A look back at measurements that helped to reveal quarks.
On 7 April 1934, the journal Nature published a paper – The “Neutrino” – in which Hans Bethe and Rudolf Peierls considered some of the consequences of Wolfgang Pauli’s proposal that a lightweight neutral, spin 1/2 particle is emitted in beta decay together with an electron (Bethe and Peierls 1934). Enrico Fermi had only recently put forward his theory of beta decay, in which he considered both the electron and the neutral particle – the neutrino – not as pre-existing in the nucleus, but as created at the time of the decay. As Bethe and pointed out, such a creation process implies annihilation processes, in particular one in which a neutrino interacts with a nucleus and disappears, giving rise to an electron (or positron) and a different nucleus with a charge changed by one unit. They went on to estimate the cross-section for such a reaction and argued that for a neutrino energy of 2.3 MeV it would be less than 10–44 cm2 – “corresponding to a penetrating power of 1014 km in solid matter”. This led them to conclude that even with a cross-section rising with energy as expected in Fermi’s theory, “it seems highly improbable that, even for cosmic ray energies, the cross-section becomes large enough to allow the process to be observed”.
However, as Peierls commented 50 years later, they had not allowed for “the existence of nuclear reactors producing neutrinos in vast quantities” or for the “ingenuity of experimentalists” (Peierls 1983). These two factors combined to underpin the first observation of neutrinos by Clyde Cowan and Fred Reines at the Savannah River nuclear reactor in 1956, and during the following years the continuing ingenuity of the particle-physics community led to the production of neutrinos with much higher energies at particle accelerators. With the reasonably large numbers of neutrinos that could be produced at accelerators, and cross-sections increasing with energy, their measurement became a respectable line of research, and ingenious experimentalists began to turn neutrinos into a tool to investigate different aspects of particle physics. Following the idea of Mel Schwarz, studies with neutrino beams began at the Alternating Gradient Synchrotron at Brookhaven and at the Proton Synchrotron (PS) at CERN in the early 1960s, and were taken to higher energies at Fermilab and at CERN’s Super Proton Synchrotron in the 1970s. They continue today, using high-intensity beams produced at Fermilab and the Japan Proton Accelerator Research Complex.
At CERN, the story began in earnest in 1963 with an intense neutrino beam provided courtesy of Simon van der Meer’s invention of the neutrino horn – a magnetic device that focuses the charged particles (pions and kaons) whose decays give rise to the neutrinos – coupled with a scheme for fast ejection of the proton beam from the PS devised by Berend Kuiper and Günther Plass in 1959. First in line to receive the neutrinos was the 500-litre Heavy-Liquid Bubble Chamber (HLBC) built by a team led by Colin Rammm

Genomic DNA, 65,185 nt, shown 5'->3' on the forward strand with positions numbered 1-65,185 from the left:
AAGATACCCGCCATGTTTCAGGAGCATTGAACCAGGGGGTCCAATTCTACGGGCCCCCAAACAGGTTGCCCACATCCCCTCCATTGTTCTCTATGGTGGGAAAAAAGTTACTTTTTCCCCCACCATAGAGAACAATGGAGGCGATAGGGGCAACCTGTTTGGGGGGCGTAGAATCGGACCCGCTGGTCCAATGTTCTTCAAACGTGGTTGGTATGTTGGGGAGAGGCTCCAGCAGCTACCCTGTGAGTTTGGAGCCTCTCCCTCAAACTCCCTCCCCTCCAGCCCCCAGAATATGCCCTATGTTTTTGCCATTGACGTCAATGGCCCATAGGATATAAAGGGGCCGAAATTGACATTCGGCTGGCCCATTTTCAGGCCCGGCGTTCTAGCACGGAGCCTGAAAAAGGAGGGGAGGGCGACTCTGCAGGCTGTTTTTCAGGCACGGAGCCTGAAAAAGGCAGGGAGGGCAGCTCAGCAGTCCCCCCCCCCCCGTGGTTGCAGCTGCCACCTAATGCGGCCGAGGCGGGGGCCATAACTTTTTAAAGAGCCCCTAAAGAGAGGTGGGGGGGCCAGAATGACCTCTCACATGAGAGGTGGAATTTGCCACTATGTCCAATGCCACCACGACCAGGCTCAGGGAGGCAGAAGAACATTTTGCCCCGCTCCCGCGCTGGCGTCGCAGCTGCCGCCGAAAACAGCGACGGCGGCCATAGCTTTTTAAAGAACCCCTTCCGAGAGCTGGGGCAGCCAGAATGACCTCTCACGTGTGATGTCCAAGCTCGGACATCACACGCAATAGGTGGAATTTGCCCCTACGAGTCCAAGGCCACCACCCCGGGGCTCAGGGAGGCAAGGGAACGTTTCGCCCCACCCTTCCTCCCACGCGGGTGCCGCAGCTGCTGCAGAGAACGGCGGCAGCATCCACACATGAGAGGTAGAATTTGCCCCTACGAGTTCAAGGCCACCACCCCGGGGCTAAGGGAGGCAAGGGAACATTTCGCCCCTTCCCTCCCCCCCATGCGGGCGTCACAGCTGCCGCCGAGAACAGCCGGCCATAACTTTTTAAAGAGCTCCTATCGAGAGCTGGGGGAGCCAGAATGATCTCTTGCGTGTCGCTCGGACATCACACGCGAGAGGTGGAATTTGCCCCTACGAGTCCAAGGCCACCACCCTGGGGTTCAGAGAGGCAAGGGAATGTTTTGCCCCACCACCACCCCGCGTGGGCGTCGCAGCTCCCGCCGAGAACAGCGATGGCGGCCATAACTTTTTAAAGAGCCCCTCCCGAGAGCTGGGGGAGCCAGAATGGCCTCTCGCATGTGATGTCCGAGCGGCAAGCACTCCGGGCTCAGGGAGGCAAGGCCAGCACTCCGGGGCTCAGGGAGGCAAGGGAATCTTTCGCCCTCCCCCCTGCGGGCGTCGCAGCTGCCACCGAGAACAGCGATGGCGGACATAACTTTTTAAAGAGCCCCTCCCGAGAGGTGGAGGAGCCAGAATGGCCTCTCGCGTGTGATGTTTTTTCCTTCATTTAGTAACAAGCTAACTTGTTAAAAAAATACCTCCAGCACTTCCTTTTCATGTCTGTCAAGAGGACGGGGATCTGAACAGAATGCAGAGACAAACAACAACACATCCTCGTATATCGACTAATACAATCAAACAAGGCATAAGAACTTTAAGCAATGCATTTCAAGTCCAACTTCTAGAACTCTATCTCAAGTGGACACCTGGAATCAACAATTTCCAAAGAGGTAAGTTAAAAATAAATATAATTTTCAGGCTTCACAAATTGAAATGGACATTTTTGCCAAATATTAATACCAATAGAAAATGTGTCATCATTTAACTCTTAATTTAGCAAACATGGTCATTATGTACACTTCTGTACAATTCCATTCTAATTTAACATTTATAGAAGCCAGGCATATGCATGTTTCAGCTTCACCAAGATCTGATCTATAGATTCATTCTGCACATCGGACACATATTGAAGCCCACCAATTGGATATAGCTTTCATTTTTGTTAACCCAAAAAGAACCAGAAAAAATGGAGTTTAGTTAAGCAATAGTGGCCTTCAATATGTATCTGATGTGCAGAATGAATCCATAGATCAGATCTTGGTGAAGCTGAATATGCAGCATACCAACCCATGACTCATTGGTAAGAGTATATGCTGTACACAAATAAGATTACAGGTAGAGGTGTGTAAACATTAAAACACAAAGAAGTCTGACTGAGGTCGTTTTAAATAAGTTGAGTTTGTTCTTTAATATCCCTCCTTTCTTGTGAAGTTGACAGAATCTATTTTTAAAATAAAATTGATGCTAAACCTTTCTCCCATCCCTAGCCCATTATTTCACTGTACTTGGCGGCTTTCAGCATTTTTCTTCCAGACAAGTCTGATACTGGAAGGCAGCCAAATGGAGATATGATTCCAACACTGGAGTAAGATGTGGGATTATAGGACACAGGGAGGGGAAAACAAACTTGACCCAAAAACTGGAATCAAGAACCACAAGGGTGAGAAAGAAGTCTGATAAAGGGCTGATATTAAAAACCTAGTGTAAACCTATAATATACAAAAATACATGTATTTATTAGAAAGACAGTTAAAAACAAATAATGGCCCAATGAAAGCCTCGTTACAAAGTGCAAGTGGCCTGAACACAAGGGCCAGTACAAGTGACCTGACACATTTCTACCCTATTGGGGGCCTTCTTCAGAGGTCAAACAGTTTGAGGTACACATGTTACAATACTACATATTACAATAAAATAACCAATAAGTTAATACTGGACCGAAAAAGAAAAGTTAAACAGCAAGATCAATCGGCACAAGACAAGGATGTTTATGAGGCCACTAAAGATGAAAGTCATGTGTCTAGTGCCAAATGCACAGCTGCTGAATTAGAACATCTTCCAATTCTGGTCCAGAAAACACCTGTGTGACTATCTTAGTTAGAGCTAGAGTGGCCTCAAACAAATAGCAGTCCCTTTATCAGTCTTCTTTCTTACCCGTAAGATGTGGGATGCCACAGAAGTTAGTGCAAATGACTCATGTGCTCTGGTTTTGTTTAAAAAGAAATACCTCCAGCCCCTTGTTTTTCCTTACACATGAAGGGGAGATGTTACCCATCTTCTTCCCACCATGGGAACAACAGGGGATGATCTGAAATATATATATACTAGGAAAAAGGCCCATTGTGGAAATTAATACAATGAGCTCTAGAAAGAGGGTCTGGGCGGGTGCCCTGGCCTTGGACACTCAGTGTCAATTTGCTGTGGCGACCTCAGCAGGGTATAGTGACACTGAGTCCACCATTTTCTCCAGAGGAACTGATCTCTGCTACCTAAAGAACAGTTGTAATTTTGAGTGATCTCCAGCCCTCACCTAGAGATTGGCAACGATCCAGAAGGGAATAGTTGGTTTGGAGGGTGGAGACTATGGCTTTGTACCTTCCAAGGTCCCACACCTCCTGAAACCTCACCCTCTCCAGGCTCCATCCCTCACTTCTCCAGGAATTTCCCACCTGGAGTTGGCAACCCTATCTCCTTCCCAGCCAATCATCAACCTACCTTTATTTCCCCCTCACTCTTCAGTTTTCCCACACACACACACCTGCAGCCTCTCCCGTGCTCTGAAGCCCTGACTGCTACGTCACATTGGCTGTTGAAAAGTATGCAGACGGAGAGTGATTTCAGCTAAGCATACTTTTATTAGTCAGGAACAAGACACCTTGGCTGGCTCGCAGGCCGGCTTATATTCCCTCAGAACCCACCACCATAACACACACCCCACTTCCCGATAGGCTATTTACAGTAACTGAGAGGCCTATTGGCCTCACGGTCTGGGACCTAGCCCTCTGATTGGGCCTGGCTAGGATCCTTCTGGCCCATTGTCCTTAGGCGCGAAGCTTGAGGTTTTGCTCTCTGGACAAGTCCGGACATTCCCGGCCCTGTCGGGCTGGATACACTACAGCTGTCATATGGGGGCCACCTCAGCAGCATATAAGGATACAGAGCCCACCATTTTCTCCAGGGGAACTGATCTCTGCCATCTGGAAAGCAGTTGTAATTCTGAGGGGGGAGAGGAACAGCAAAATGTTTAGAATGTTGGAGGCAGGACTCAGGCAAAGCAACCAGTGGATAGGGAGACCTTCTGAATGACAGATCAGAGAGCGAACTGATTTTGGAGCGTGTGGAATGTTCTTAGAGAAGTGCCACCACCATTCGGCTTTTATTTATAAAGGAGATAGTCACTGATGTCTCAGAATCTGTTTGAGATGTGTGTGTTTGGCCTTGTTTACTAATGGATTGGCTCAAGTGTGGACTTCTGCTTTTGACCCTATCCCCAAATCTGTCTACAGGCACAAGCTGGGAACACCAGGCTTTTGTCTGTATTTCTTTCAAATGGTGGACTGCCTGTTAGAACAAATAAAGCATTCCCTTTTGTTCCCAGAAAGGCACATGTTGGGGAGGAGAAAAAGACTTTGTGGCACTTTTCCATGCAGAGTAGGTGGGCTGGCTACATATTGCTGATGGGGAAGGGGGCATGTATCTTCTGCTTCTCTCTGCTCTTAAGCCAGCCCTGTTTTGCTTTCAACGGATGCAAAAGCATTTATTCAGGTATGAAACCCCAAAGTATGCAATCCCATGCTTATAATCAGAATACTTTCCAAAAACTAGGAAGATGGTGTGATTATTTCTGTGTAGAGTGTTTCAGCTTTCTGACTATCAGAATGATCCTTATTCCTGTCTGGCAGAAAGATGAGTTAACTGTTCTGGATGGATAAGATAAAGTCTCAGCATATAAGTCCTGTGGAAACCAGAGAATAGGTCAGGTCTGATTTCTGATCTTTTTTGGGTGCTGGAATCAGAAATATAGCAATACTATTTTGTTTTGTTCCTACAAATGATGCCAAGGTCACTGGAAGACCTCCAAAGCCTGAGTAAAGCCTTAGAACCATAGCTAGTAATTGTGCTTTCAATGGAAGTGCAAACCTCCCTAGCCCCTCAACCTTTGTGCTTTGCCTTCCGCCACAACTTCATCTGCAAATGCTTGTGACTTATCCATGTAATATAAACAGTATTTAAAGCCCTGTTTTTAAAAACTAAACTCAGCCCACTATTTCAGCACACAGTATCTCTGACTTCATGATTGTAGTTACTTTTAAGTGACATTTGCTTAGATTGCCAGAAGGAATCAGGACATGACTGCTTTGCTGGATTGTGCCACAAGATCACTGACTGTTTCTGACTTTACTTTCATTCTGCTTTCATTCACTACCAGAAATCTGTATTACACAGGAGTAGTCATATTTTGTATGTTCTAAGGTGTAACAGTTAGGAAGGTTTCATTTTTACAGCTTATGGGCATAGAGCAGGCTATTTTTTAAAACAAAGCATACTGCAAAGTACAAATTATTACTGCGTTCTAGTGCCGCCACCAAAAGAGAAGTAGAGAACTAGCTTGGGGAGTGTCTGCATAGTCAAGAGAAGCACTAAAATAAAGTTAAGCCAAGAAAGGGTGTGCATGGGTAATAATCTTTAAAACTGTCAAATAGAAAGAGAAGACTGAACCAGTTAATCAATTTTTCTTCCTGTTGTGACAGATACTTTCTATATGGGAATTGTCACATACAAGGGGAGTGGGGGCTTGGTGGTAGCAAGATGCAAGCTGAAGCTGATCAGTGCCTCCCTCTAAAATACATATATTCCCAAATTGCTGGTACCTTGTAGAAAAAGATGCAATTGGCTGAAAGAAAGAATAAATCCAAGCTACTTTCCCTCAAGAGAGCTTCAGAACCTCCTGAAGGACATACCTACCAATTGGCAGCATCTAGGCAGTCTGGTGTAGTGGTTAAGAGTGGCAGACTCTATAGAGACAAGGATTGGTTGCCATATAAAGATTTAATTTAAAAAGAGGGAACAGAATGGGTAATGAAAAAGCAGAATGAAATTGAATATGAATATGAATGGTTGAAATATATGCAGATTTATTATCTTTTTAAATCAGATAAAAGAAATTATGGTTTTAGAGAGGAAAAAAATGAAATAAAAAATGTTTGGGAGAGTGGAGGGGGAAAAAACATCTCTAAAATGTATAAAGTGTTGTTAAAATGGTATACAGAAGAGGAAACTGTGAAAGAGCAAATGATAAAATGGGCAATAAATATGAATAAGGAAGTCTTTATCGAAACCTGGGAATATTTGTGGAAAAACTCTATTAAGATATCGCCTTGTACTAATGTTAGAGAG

The combination worked well, allowing the measurement of neutrino cross-sections for various kinds of interactions. Studies of quasi-electric scattering, such as ν + n → μ + p, mirrored for the weak interaction – the only way that neutrinos can interact – measurements that had been made for several years in elastic electron-nucleon scattering at Stanford. The cross-sections measured in electron scattering were used to derive electromagnetic “form factors” – an expression of how much the scattering is “smeared out” by an extended object, in comparison with the expectation from point-like scattering. The early results from the HLBC showed the weak form factors to be similar to those measured in electron scattering. Electrons and neutrinos were apparently “seeing” the same thing in (quasi-)elastic scattering.
Less easy to understand at the time were the “deep” inelastic events where the nucleus was more severely disrupted and several pions produced, as in ν + N → μ + N + nπ. The measurements of such events revealed a cross-section that increased with neutrino energy, rising to more than 10 times the quasi-elastic cross-section. Don Perkins of Oxford University reported on these results at a conference in Siena in 1963. “They were clearly trying to tell us a very simple thing,” he recalled nearly 40 years later, “but unfortunately, we were just not listening!” (Perkins 2001)
Indeed, most physicists thought that this sub-structure (quarks) was more of a mathematical convenience
The following year, Murray Gell-Mann and George Zweig put forward their ideas about a new substructure to matter – the “quarks” or “aces” that made up the hadrons, including the protons and neutrons of the nucleus. Today, this sub-structure is a fundamental part of the Standard Model of particle physics, and many young people learn about quarks as basic building blocks of matter while still at school. At the time, however, it was a different story because there was no evidence for real particles with charges of 1/3 and 2/3 that the proposals required. Indeed, most physicists thought that this sub-structure was more of a mathematical convenience.